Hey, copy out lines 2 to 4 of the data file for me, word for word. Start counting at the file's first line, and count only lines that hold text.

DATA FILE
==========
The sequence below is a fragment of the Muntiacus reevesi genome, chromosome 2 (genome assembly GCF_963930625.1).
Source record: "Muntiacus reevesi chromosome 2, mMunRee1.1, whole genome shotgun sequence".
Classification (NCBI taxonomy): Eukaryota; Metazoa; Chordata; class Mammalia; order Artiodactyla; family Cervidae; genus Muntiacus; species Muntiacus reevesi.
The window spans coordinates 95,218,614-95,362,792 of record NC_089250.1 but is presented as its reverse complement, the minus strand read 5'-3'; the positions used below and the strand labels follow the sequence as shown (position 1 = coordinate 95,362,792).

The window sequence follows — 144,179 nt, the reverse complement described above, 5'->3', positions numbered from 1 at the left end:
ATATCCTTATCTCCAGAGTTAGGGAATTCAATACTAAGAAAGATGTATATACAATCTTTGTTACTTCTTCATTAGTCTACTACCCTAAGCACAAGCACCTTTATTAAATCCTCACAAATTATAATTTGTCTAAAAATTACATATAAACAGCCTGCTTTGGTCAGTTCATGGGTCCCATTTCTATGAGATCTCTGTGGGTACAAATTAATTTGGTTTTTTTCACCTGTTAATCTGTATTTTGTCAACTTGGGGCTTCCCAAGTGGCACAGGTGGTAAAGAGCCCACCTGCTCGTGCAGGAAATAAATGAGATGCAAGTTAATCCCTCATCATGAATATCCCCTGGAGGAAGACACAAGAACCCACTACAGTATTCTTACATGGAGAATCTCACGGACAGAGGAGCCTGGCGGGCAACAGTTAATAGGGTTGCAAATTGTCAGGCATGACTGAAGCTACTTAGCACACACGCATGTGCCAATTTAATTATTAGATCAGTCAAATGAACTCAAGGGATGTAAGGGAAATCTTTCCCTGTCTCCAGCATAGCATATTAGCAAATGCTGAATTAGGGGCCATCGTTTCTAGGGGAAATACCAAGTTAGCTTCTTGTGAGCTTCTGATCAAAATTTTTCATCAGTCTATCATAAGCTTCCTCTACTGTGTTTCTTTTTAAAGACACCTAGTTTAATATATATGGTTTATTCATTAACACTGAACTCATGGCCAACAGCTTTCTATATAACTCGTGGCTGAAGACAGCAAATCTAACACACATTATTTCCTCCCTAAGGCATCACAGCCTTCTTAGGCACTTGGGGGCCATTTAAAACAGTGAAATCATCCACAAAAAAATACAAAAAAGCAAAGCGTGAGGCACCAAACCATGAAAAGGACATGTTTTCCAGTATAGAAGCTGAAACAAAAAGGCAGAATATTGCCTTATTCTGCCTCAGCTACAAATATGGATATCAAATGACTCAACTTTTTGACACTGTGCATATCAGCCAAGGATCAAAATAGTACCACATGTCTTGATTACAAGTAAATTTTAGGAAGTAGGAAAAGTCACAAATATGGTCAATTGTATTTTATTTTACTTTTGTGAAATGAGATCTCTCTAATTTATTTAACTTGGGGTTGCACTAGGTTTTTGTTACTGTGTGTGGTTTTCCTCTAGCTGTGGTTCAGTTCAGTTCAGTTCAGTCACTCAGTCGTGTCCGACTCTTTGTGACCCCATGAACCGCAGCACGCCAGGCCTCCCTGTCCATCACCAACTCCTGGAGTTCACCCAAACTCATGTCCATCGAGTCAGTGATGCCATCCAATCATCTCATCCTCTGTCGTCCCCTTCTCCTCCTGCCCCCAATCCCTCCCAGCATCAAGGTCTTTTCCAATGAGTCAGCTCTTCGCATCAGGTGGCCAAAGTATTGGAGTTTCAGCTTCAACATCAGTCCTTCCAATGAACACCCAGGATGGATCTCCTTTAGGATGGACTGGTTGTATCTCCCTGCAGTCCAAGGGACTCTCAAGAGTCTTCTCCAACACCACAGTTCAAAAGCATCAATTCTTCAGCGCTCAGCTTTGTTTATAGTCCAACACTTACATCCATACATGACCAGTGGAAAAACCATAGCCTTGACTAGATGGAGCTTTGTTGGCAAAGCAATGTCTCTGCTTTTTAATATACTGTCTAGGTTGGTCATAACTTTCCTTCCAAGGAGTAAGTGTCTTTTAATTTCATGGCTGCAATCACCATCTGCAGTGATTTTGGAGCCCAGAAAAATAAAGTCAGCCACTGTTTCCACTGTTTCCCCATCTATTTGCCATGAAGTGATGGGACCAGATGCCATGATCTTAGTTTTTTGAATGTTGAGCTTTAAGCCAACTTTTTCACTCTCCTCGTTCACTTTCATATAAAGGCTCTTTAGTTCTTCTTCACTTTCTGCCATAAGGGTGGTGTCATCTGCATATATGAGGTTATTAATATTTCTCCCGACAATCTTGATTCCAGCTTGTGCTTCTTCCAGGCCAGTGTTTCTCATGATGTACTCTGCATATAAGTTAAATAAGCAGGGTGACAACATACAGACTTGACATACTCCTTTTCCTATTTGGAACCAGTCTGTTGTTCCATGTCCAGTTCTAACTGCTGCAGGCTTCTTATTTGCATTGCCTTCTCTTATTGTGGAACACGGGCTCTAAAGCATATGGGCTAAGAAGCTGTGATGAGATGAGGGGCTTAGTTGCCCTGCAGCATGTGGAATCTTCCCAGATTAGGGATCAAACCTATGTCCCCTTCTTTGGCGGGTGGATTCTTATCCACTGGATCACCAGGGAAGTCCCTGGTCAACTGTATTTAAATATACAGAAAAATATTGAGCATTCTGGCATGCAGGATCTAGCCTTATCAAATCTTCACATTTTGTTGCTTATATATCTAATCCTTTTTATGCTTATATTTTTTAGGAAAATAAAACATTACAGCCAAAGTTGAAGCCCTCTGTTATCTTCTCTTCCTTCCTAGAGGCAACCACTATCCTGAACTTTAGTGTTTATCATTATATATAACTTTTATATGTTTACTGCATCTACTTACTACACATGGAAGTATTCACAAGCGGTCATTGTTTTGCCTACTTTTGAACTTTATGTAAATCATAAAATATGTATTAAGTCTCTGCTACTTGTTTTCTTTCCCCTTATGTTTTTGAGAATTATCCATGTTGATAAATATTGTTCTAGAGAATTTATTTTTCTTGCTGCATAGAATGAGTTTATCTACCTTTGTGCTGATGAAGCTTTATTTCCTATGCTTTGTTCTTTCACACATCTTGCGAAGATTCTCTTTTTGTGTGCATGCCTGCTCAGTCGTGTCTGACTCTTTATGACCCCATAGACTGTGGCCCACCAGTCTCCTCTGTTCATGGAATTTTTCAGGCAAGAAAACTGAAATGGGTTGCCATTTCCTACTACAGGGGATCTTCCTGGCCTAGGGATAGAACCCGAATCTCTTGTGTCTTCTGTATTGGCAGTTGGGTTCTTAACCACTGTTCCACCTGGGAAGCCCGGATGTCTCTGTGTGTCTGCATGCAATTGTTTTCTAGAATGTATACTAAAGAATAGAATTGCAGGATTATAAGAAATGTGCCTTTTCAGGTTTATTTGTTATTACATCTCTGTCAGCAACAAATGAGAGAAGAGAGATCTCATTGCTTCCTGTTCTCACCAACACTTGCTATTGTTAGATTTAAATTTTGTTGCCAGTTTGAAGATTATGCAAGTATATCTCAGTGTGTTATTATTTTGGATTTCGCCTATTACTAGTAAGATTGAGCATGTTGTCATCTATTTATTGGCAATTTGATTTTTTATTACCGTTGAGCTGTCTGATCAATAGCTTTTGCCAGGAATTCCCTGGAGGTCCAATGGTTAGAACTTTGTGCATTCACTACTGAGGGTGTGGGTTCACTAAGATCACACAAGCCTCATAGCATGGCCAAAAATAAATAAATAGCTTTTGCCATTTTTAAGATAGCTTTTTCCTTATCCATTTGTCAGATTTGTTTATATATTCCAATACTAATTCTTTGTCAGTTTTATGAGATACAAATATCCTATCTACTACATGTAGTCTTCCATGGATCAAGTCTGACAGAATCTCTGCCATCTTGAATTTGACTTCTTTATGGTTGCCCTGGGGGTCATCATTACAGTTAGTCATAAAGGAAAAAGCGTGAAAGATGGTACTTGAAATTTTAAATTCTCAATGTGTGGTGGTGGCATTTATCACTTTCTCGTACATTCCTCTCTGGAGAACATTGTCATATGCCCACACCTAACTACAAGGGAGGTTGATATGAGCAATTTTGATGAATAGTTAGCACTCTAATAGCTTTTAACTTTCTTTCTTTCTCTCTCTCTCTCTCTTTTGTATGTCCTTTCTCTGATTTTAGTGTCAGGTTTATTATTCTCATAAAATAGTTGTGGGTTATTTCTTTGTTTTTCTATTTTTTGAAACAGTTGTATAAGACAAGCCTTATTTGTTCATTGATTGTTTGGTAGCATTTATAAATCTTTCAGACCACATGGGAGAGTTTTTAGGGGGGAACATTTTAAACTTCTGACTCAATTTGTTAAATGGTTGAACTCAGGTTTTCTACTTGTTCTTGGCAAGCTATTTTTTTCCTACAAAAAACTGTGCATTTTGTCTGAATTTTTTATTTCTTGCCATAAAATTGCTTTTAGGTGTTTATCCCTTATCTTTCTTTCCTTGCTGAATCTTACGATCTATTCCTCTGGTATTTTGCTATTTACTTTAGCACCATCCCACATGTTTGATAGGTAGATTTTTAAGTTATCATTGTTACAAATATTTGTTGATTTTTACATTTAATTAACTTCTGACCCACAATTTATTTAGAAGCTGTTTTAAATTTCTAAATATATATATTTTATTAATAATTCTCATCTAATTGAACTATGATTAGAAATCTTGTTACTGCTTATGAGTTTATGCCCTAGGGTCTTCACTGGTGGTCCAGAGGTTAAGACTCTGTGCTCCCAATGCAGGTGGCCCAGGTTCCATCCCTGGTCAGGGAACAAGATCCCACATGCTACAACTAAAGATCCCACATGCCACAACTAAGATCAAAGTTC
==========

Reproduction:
Source record: "Muntiacus reevesi chromosome 2, mMunRee1.1, whole genome shotgun sequence".
Classification (NCBI taxonomy): Eukaryota; Metazoa; Chordata; class Mammalia; order Artiodactyla; family Cervidae; genus Muntiacus; species Muntiacus reevesi.
The window spans coordinates 95,218,614-95,362,792 of record NC_089250.1 but is presented as its reverse complement, the minus strand read 5'-3'; the positions used below and the strand labels follow the sequence as shown (position 1 = coordinate 95,362,792).